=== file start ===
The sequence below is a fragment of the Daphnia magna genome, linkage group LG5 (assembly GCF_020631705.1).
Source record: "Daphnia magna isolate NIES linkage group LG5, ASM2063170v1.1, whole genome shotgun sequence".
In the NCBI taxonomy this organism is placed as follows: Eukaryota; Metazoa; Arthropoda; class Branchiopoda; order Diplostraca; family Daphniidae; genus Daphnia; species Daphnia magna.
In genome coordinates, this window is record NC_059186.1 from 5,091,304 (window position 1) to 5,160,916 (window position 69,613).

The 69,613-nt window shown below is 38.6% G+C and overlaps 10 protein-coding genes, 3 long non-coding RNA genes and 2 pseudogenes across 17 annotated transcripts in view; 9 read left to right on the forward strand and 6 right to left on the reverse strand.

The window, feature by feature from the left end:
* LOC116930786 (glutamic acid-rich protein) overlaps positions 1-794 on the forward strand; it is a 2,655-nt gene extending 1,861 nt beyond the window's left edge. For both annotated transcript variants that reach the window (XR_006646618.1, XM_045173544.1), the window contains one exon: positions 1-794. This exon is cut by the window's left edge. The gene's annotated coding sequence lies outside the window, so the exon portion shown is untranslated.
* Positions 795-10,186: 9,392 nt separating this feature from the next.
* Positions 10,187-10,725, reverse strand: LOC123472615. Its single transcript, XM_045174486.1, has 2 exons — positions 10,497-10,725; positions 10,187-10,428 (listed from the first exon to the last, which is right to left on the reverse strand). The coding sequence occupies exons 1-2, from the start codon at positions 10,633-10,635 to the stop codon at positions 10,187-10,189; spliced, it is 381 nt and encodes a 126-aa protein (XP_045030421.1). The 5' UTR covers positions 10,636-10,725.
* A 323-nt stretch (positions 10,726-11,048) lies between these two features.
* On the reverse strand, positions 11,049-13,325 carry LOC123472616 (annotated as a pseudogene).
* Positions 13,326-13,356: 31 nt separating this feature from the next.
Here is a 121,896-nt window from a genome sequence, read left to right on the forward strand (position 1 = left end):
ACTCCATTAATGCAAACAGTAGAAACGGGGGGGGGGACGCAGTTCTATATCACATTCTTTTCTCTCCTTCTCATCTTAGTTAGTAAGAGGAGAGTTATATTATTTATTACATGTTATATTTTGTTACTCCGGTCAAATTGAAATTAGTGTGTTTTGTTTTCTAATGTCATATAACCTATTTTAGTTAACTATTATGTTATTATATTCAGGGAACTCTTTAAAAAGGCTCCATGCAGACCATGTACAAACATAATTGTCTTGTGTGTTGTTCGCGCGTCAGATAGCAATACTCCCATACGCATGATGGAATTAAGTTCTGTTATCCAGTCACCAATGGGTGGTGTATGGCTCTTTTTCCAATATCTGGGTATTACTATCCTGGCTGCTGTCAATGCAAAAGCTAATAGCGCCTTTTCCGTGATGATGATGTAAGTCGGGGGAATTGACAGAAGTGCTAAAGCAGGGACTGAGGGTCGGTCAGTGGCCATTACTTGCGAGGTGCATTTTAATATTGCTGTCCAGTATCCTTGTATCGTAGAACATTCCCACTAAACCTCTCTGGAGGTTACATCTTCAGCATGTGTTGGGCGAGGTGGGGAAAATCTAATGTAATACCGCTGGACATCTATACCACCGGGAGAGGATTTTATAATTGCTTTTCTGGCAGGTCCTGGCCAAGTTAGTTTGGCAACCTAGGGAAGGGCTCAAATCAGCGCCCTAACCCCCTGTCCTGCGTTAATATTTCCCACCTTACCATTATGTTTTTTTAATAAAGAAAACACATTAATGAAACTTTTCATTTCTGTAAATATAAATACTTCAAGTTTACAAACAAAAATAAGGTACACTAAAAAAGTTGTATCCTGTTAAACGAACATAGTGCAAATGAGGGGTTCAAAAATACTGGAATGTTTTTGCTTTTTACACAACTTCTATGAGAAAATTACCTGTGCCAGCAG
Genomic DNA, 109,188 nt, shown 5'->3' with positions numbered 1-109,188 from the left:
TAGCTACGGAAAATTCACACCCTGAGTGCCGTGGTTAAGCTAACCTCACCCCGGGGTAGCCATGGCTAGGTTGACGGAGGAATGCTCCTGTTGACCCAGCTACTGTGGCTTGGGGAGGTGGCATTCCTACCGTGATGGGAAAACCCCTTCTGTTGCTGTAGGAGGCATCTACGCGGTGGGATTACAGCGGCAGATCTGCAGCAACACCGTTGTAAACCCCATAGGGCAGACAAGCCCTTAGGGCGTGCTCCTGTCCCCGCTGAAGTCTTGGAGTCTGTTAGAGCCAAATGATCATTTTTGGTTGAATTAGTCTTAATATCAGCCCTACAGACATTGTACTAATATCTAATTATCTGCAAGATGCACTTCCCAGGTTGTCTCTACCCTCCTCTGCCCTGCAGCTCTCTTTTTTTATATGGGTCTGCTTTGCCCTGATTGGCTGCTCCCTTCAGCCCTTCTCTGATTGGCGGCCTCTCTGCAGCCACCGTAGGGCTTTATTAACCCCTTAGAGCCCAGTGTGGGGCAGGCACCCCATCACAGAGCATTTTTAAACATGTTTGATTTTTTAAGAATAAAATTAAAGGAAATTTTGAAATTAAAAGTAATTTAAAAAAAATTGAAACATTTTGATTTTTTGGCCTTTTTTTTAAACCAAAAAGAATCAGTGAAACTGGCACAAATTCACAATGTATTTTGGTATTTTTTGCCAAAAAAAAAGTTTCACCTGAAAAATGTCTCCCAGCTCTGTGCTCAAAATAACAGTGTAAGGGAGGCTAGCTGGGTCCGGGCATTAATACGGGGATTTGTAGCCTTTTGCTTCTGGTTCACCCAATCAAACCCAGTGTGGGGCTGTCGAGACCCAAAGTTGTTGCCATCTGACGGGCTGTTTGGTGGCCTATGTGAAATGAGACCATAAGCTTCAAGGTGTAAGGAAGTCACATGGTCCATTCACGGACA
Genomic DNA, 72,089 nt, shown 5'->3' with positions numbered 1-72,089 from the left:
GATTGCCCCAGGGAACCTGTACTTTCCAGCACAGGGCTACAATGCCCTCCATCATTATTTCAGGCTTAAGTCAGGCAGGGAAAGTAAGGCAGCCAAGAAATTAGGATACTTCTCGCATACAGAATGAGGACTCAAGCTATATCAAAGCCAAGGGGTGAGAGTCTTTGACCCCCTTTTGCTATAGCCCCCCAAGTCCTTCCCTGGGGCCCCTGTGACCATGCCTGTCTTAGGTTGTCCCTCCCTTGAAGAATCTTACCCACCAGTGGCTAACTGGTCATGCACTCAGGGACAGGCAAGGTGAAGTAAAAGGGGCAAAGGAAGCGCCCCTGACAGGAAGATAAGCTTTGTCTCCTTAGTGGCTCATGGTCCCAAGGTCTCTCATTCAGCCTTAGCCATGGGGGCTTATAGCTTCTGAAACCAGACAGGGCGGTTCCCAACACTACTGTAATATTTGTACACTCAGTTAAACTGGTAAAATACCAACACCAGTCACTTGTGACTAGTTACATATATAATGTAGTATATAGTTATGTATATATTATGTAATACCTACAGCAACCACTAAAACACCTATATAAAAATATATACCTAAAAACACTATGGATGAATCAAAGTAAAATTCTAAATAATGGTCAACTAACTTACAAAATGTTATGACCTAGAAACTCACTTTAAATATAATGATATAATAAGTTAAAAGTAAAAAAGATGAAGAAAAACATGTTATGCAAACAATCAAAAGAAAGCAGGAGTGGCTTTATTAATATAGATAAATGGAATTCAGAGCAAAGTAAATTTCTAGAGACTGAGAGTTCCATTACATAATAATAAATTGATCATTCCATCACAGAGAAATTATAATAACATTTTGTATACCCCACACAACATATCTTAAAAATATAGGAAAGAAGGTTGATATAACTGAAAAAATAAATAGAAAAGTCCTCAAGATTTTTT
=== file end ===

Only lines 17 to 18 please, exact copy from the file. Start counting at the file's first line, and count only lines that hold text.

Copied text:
Genomic DNA, 72,089 nt, shown 5'->3' with positions numbered 1-72,089 from the left:
GATTGCCCCAGGGAACCTGTACTTTCCAGCACAGGGCTACAATGCCCTCCATCATTATTTCAGGCTTAAGTCAGGCAGGGAAAGTAAGGCAGCCAAGAAATTAGGATACTTCTCGCATACAGAATGAGGACTCAAGCTATATCAAAGCCAAGGGGTGAGAGTCTTTGACCCCCTTTTGCTATAGCCCCCCAAGTCCTTCCCTGGGGCCCCTGTGACCATGCCTGTCTTAGGTTGTCCCTCCCTTGAAGAATCTTACCCACCAGTGGCTAACTGGTCATGCACTCAGGGACAGGCAAGGTGAAGTAAAAGGGGCAAAGGAAGCGCCCCTGACAGGAAGATAAGCTTTGTCTCCTTAGTGGCTCATGGTCCCAAGGTCTCTCATTCAGCCTTAGCCATGGGGGCTTATAGCTTCTGAAACCAGACAGGGCGGTTCCCAACACTACTGTAATATTTGTACACTCAGTTAAACTGGTAAAATACCAACACCAGTCACTTGTGACTAGTTACATATATAATGTAGTATATAGTTATGTATATATTATGTAATACCTACAGCAACCACTAAAACACCTATATAAAAATATATACCTAAAAACACTATGGATGAATCAAAGTAAAATTCTAAATAATGGTCAACTAACTTACAAAATGTTATGACCTAGAAACTCACTTTAAATATAATGATATAATAAGTTAAAAGTAAAAAAGATGAAGAAAAACATGTTATGCAAACAATCAAAAGAAAGCAGGAGTGGCTTTATTAATATAGATAAATGGAATTCAGAGCAAAGTAAATTTCTAGAGACTGAGAGTTCCATTACATAATAATAAATTGATCATTCCATCACAGAGAAATTATAATAACATTTTGTATACCCCACACAACATATCTTAAAAATATAGGAAAGAAGGTTGATATAACTGAAAAAATAAATAGAAAAGTCCTCAAGATTTTTT